abstract = "Purpose The purpose of this study was to identify patient populations treated for non-small cell lung cancer (NSCLC) who may be more at risk of radiation pneumonitis. Methods and Materials A total of 579 patients receiving fractionated 3D conformal or intensity modulated radiation therapy (IMRT) for NSCLC were included in the study. Statistical analysis was performed to search for cohorts of patients with higher incidences of radiation pneumonitis. In addition to conventional risk factors, total and spared lung volumes were analyzed. The Lyman-Kutcher-Burman (LKB) and cure models were then used to fit the incidence of radiation pneumonitis as a function of lung dose and other factors. Results Total lung volumes with a sparing of less than 1854 cc at 40 Gy were associated with a significantly higher incidence of radiation pneumonitis at 6 months (38{\%} vs 12{\%} for patients with larger volumes, P<.001). This patient cohort was overwhelmingly female and represented 22{\%} of the total female population of patients and nearly 30{\%} of the cases of radiation pneumonitis. An LKB fit to normal tissue complication probability (NTCP) including volume as a dose modifying factor resulted in a dose that results in a 50{\%} probability of complication for the smaller spared volume cohort that was 9 Gy lower than the fit to all mean lung dose data and improved the ability to predict radiation pneumonitis (P<.001). Using an effective dose parameter of n=0.42 instead of mean lung dose further improved the LKB fit. Fits to the data using the cure model produced similar results. Conclusions Spared lung volume should be considered when treating NSCLC patients. Separate dose constraints based on smaller spared lung volume should be considered. Smaller spared lung volume patients should be followed closely for signs of radiation pneumonitis.",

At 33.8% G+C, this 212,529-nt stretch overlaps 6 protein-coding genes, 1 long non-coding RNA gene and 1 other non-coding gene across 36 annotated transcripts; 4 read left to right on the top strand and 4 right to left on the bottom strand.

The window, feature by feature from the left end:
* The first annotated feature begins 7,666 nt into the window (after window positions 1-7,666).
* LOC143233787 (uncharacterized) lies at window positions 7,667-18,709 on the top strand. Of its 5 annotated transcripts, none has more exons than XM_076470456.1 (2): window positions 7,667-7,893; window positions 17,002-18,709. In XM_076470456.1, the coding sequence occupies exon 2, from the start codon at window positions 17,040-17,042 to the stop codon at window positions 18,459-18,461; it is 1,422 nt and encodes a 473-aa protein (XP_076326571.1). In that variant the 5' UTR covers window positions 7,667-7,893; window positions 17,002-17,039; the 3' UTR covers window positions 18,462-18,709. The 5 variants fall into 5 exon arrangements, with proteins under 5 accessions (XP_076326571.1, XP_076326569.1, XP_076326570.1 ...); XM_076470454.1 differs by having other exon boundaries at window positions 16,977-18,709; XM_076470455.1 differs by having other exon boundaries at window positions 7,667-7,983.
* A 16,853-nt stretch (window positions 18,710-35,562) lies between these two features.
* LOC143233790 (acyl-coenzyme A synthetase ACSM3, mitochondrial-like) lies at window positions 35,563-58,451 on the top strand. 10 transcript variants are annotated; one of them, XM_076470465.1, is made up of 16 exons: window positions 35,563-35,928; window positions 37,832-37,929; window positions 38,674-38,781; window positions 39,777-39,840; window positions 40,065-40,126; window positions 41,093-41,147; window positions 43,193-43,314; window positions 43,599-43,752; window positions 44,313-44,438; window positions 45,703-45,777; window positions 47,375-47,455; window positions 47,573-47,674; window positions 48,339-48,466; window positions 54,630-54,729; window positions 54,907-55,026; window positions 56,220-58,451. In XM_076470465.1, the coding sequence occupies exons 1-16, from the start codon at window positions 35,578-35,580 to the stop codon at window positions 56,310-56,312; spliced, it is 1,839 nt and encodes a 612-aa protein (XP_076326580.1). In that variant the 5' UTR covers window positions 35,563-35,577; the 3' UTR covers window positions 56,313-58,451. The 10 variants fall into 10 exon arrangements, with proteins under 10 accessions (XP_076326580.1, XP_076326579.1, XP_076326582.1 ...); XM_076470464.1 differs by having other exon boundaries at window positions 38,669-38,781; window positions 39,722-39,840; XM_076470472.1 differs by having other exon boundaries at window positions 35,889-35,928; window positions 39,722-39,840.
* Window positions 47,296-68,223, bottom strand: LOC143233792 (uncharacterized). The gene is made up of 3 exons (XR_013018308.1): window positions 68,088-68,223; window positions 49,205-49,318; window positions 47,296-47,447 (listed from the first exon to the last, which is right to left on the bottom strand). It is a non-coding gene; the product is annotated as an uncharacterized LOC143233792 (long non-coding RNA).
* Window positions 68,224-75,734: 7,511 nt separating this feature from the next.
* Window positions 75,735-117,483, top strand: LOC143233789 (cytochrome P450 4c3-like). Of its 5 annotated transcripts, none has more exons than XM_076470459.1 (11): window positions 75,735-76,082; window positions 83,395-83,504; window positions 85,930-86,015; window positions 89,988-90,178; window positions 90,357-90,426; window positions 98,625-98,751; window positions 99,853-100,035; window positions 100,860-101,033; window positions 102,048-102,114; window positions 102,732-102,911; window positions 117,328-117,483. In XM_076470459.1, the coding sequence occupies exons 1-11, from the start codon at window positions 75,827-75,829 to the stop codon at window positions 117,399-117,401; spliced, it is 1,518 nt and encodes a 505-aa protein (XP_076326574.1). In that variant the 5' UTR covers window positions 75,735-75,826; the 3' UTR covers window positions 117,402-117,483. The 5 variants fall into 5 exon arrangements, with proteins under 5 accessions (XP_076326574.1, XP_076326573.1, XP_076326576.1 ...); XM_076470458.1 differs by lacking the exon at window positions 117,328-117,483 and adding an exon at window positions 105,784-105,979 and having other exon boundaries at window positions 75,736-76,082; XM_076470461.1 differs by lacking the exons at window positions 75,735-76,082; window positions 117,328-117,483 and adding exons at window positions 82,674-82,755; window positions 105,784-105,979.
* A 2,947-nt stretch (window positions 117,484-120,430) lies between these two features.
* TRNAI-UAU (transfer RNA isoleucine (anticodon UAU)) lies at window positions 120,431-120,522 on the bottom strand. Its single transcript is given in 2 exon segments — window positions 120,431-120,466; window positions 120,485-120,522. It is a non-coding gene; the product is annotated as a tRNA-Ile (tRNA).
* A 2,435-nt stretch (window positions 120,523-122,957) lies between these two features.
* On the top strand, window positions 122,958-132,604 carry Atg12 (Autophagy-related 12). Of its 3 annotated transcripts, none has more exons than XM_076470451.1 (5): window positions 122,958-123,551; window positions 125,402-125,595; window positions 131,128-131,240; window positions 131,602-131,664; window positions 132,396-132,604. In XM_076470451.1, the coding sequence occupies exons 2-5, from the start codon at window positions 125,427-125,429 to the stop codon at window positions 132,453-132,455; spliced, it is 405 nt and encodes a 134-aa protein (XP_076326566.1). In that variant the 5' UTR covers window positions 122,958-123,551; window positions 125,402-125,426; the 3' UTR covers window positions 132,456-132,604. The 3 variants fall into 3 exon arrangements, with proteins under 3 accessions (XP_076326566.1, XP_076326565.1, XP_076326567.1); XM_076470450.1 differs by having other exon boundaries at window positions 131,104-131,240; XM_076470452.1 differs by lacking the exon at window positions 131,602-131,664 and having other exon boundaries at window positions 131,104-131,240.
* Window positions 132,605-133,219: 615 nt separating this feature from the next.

author = "Briere, {Tina Marie} and Shane Krafft and Zhongxing Liao and Martel, {Mary K.}",
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T1 - Lung Size and the Risk of Radiation Pneumonitis

AU - Briere, Tina Marie

AU - Krafft, Shane

AU - Liao, Zhongxing

AU - Martel, Mary K.

PY - 2016/2/1

Y1 - 2016/2/1